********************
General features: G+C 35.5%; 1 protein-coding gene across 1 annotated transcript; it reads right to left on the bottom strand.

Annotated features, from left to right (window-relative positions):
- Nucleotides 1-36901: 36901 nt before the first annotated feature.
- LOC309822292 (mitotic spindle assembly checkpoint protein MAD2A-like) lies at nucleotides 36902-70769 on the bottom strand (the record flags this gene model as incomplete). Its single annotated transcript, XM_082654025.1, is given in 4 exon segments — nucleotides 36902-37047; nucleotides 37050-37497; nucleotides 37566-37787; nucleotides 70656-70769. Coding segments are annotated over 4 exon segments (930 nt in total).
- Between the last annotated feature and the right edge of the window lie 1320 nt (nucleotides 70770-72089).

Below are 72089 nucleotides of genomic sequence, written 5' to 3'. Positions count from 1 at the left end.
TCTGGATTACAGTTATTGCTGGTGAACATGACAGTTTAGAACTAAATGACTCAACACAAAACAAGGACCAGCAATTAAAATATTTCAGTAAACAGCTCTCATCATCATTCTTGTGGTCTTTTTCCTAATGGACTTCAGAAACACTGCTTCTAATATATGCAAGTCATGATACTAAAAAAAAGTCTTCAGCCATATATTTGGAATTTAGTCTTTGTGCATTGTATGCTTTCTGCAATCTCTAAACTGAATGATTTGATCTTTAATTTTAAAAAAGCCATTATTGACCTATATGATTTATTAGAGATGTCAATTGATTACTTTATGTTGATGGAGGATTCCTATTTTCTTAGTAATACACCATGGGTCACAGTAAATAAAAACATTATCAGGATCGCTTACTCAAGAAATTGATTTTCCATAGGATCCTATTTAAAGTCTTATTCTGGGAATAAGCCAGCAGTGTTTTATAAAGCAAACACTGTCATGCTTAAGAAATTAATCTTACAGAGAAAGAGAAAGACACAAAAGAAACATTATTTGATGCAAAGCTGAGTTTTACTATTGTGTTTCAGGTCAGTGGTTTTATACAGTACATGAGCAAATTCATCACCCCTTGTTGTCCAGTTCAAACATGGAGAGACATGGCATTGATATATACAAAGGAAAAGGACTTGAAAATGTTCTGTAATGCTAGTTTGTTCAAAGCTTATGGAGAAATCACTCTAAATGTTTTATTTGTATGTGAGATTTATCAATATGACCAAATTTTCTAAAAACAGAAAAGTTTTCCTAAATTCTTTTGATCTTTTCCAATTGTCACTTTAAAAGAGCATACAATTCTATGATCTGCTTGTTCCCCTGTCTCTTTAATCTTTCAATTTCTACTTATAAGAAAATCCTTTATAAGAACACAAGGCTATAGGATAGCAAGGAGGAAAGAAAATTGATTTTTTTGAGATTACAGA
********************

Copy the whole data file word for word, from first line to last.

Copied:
General features: G+C 35.5%; 1 protein-coding gene across 1 annotated transcript; it reads right to left on the bottom strand.

Annotated features, from left to right (window-relative positions):
- Nucleotides 1-36901: 36901 nt before the first annotated feature.
- LOC309822292 (mitotic spindle assembly checkpoint protein MAD2A-like) lies at nucleotides 36902-70769 on the bottom strand (the record flags this gene model as incomplete). Its single annotated transcript, XM_082654025.1, is given in 4 exon segments — nucleotides 36902-37047; nucleotides 37050-37497; nucleotides 37566-37787; nucleotides 70656-70769. Coding segments are annotated over 4 exon segments (930 nt in total).
- Between the last annotated feature and the right edge of the window lie 1320 nt (nucleotides 70770-72089).

Below are 72089 nucleotides of genomic sequence, written 5' to 3'. Positions count from 1 at the left end.
TCTGGATTACAGTTATTGCTGGTGAACATGACAGTTTAGAACTAAATGACTCAACACAAAACAAGGACCAGCAATTAAAATATTTCAGTAAACAGCTCTCATCATCATTCTTGTGGTCTTTTTCCTAATGGACTTCAGAAACACTGCTTCTAATATATGCAAGTCATGATACTAAAAAAAAGTCTTCAGCCATATATTTGGAATTTAGTCTTTGTGCATTGTATGCTTTCTGCAATCTCTAAACTGAATGATTTGATCTTTAATTTTAAAAAAGCCATTATTGACCTATATGATTTATTAGAGATGTCAATTGATTACTTTATGTTGATGGAGGATTCCTATTTTCTTAGTAATACACCATGGGTCACAGTAAATAAAAACATTATCAGGATCGCTTACTCAAGAAATTGATTTTCCATAGGATCCTATTTAAAGTCTTATTCTGGGAATAAGCCAGCAGTGTTTTATAAAGCAAACACTGTCATGCTTAAGAAATTAATCTTACAGAGAAAGAGAAAGACACAAAAGAAACATTATTTGATGCAAAGCTGAGTTTTACTATTGTGTTTCAGGTCAGTGGTTTTATACAGTACATGAGCAAATTCATCACCCCTTGTTGTCCAGTTCAAACATGGAGAGACATGGCATTGATATATACAAAGGAAAAGGACTTGAAAATGTTCTGTAATGCTAGTTTGTTCAAAGCTTATGGAGAAATCACTCTAAATGTTTTATTTGTATGTGAGATTTATCAATATGACCAAATTTTCTAAAAACAGAAAAGTTTTCCTAAATTCTTTTGATCTTTTCCAATTGTCACTTTAAAAGAGCATACAATTCTATGATCTGCTTGTTCCCCTGTCTCTTTAATCTTTCAATTTCTACTTATAAGAAAATCCTTTATAAGAACACAAGGCTATAGGATAGCAAGGAGGAAAGAAAATTGATTTTTTTGAGATTACAGA